I would never own that [racist remark]. It was just not even an option, that doesn’t penetrate. Even today, at an intellectual level, I completely understand why people are outraged when white people say terrible things, and I think it’s wrong, but it doesn’t hurt my feelings. Because it’s their problem. It has nothing to do with me. Why would I own that? So when this story happened at school, I was old enough to cry and be humiliated but also old enough to learn the lesson that it’s not me. So that’s why it was important that my father did that.
A line that has really stuck with me in your book is “families are nothing without the stories they tell”…
Really? I said that? That sounds great!
Yes! And it made me think: that’s all we are. We create stories and pass them on.
Yeah, that’s all we are and we become closer to one another through the telling of stories. So if you think about something that happens to you, for me I think, “I can’t wait to tell my sisters this.” Then, suddenly the story becomes something else. It becomes a shared experience; something to laugh at or commiserate around. The emotions swirl around the story.
Stories grow, then are shared between another two people and then passed on again. You mentioned in one of your TED Talks that “stories are an important but insufficient step towards social justice” and also that “telling stories is an illusion of solidarity”. How do you tell the uncomfortable, gritty stories when there is also a tendency for storytellers to entertain and please the audience? How can you provoke change?
Well, stories are insufficient because they are something, but they are not enough. So I don’t think that whether a story is happy or gritty makes any difference on whether someone is going to take an action. I think someone is going to take an action because they’re predisposed to taking action, because they care about the world. There is no direct line between telling stories and someone taking action. This helps storytellers to not feel the burden of people’s expectations and it also helps us to not have big egos. My story is just the story I’m going to tell and people may or may not do something with it.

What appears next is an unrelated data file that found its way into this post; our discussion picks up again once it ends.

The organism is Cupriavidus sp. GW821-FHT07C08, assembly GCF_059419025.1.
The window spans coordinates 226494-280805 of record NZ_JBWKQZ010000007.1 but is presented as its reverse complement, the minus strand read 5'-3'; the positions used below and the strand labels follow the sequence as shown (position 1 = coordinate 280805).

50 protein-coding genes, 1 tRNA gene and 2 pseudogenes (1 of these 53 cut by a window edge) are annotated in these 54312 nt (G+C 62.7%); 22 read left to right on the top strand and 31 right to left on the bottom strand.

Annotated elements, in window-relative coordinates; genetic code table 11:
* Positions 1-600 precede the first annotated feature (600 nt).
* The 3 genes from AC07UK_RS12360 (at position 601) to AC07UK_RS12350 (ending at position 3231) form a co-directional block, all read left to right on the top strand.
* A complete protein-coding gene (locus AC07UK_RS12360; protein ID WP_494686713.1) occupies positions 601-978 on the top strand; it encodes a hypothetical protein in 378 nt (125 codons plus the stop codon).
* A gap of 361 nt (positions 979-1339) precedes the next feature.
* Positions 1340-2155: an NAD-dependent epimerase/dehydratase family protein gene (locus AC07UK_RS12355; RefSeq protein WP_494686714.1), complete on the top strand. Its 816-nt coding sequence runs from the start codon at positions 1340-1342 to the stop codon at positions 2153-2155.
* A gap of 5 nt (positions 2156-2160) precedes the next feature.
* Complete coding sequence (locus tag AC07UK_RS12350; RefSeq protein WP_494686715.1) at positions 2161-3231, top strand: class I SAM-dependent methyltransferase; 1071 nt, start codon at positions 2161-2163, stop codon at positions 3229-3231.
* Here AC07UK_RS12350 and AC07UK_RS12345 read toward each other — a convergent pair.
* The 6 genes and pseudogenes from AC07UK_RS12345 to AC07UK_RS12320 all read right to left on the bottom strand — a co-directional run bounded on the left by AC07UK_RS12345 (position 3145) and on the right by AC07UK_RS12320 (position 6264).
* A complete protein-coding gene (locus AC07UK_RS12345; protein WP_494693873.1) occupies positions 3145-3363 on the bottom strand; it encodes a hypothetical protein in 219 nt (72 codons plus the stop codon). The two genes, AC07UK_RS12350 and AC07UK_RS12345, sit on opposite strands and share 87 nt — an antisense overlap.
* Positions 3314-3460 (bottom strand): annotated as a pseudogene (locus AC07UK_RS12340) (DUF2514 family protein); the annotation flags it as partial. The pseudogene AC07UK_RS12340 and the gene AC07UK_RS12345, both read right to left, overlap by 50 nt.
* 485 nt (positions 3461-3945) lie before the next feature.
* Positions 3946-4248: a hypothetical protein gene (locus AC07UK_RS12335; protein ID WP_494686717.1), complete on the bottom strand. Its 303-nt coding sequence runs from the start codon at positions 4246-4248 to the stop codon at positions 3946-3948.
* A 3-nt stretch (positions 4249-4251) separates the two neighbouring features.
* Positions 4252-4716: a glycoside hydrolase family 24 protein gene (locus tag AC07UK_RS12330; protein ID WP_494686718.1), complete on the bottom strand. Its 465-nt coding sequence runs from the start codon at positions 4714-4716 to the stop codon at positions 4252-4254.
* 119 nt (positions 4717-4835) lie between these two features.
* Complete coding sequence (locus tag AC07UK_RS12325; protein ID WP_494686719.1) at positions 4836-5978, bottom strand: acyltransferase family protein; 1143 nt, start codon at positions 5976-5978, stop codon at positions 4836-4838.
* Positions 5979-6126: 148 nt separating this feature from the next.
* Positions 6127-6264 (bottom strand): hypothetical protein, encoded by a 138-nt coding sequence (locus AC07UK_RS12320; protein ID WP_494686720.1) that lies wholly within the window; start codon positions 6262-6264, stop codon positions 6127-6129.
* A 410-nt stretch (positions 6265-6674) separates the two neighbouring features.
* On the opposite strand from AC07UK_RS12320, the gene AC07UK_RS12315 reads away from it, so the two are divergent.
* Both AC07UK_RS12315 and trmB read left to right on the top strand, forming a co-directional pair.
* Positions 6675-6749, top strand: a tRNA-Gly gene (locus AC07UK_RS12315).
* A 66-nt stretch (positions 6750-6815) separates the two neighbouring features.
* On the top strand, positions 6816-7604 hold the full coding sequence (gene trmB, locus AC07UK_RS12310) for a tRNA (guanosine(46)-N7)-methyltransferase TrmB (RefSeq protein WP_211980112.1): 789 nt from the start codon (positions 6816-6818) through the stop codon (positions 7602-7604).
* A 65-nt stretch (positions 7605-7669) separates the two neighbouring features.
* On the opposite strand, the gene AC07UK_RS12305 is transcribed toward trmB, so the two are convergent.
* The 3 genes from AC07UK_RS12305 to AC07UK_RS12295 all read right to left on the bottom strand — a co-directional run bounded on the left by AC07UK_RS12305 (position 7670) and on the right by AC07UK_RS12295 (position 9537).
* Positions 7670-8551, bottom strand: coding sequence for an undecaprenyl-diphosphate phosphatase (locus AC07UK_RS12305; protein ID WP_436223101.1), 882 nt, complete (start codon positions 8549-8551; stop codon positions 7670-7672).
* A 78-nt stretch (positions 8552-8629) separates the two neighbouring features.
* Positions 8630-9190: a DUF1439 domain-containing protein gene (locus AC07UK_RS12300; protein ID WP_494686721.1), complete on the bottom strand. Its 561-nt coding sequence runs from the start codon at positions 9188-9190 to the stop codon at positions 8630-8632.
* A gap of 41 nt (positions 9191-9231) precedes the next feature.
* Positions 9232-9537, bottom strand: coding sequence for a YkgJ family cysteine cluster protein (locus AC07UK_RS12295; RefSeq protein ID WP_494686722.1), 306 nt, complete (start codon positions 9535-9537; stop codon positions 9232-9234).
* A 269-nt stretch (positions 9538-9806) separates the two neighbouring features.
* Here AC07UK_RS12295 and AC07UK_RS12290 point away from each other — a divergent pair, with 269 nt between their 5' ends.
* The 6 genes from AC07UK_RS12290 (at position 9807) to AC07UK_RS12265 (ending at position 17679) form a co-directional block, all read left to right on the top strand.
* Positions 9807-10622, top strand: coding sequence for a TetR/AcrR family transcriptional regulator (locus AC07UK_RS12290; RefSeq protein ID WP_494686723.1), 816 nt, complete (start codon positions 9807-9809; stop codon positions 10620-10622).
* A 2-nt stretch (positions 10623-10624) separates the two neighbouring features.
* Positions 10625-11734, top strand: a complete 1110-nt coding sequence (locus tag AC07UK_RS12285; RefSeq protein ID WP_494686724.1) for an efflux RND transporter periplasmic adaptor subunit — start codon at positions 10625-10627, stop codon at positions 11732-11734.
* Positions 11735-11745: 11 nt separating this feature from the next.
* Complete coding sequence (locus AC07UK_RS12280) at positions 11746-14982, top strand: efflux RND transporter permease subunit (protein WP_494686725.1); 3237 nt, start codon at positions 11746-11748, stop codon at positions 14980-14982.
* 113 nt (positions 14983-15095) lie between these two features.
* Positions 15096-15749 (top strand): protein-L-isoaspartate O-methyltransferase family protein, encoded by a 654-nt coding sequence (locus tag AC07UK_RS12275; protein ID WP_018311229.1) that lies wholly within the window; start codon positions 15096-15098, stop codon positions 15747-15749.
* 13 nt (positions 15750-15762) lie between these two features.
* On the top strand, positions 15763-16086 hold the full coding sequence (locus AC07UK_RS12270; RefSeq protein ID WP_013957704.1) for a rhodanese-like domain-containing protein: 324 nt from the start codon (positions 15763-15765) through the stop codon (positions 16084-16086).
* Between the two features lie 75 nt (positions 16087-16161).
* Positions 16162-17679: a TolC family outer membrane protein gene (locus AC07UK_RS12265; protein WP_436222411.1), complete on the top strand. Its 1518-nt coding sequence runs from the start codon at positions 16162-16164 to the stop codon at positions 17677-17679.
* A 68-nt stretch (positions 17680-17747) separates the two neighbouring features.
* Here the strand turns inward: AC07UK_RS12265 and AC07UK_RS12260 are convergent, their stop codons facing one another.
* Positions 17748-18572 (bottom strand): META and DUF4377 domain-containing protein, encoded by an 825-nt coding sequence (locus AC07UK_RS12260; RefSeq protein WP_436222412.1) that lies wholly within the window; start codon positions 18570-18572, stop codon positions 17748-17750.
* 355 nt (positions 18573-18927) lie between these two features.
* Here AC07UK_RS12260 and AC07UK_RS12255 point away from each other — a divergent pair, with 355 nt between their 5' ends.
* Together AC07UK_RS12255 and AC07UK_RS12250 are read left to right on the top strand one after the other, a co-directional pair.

Secondly, with stories I’m always looking for the insight. And the insight can be in a funny story just as much as it can be in a gritty story. So I’m always trying to come at things sideways. I often use humour. I would never name a talk ‘A talk about racism’ because, you know, who’s not going to watch it?
“In the past, I have referred to myself as a writer and activist and I realised recently that I’m not an activist; I’m a writer.”
When did you start to realise that this was the way your career was going to head?
I feel like I’m doing it because it presented itself and it’s a fantastic thing to be doing now. The older I get, the more I realise how often I shift tack. I realised recently how people want to impose their narrative on you. People have an idea of who you are. And it’s tempting and easy to be like, “Yeah, I’m that thing you think I am.” It’s kind of instinct, and being agreeable because you’re a woman, partly also because you can be seduced by certain labels. And I’m not here for that!